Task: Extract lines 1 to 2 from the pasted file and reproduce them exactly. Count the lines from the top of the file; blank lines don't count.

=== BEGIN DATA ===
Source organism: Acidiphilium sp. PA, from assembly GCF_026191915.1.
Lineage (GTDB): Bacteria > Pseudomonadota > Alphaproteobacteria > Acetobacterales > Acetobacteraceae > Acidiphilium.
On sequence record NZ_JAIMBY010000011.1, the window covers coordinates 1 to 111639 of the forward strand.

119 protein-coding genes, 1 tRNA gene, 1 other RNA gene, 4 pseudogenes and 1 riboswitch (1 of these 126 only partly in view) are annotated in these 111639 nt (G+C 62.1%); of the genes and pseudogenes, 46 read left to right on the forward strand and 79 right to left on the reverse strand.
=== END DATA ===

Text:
Source organism: Acidiphilium sp. PA, from assembly GCF_026191915.1.
Lineage (GTDB): Bacteria > Pseudomonadota > Alphaproteobacteria > Acetobacterales > Acetobacteraceae > Acidiphilium.